In its original edition, The Martian made Amazon's Top 200 overall list; since the re-release from Crown Publishing, Weir's book became a New York Times bestseller. Weir is thankful to Amazon for securing him such an ardently supportive reader base: "Amazon has an amazing reach," Weir told the San Jose Mercury News</em> of his experience publishing The Martian as an ebook. "A lot more people bought it than read it on my site for free."

What made the book so popular? Weir constructed something unique in the sci-fi genre: an outer space tale that's more science than fantasy. All of the technology featured in the book is real and exists today (although those innovations might not presently be operating at the same scale as in the novel.) There's no apocalyptic dystopia here--just fascinating science featured in a story of survival.

Weir isn't the only one to be blessed by Hollywood recently. Just as bestselling indie author A.G. Riddle's book Departure was acquired by 20th Century Fox, HarperCollins snagged the book rights. Selling for an astounding seven figure sum, the popular book follows survivors of a plane crash who soon discover a strange connection between themselves and the past, present and future.

Also this year, New York Times bestselling indie author Jasinda Wilder nabbed her first traditional publishing deal for a whole new trilogy with Berkley Books, the first book of which released last November.

Wilder has been an advocate for self-publishing for years, and despite the Berkley deal she doesn't plan on turning her back to the scene. "Make no mistake, I am still a strong advocate for--and hope to continue to be a strong example of--self-publishing," she told USA Today. "I think there was a lot that needed change [in the publishing industry]," she said, "and the indie revolution has sparked those changes, has become a catalyst for change within the industry."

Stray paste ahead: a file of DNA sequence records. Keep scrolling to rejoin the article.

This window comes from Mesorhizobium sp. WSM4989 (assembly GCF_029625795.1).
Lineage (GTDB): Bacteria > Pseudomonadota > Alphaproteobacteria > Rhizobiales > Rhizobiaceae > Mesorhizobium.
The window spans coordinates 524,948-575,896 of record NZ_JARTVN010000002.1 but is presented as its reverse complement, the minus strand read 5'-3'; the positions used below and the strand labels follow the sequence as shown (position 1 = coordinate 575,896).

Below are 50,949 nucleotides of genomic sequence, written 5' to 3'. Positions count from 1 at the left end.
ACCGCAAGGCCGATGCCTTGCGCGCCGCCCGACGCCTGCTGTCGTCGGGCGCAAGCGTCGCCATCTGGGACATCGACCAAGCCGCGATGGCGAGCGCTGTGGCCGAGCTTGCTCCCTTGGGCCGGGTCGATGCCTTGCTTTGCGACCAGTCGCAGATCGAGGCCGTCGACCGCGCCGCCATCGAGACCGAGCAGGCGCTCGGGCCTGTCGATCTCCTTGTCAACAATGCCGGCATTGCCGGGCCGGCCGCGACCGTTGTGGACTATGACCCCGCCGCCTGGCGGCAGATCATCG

Wilder also mentioned the opportunity to work with a new editor, Cindy Hwang, as a highlight for the deal. Often, we might think of traditional publishers simply providing advances or marketing for a novel, and it's easy to forget the efforts that go into producing a book such as editing, formatting and more--which publishers can help with. For the most prolific indie authors with hungry readers eagerly awaiting the next release, it can make a lot of sense to outsource some of that stress to a publisher while focusing on the next book. Of course, not all authors have this luxury--though it's easy to see why Wilder would take the opportunity to go the traditional route while still advocating the indie path.

When it comes to taking a balanced approach between indie and traditional publishing, bestseller Jennifer L. Armentrout (aka J. Lynn) serves as a great example.

Armentrout published 13 books with Spencer Hill Press and Entangled Publishing before opting to go indie with Wait for You, which became a fast sensation: the book rose to the tops of many bestseller lists, hitting the #1 spot in the New York Times and USA Today lists. The overwhelming response caught the attention of HarperCollins in 2013, who struck a six-figure deal with Armentrout. The publisher reprinted Wait for You under the Avon imprint, buying up two future titles in the series as well.

To date, Armentrout has five titles with the publisher including Wait for You, the most recent of which was released last September.

Of course, most great stories have a twist, and the one here would be that even a six figure deal with a traditional publisher can pale to the money that can be made by a successful self-published author. So if the opportunity comes up, make sure to read the small print before signing.

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A Memory of Violets by Hazel Gaynor

From Indie Author to 6 (and 7!)-Figure Traditionally Pubbed Book Deal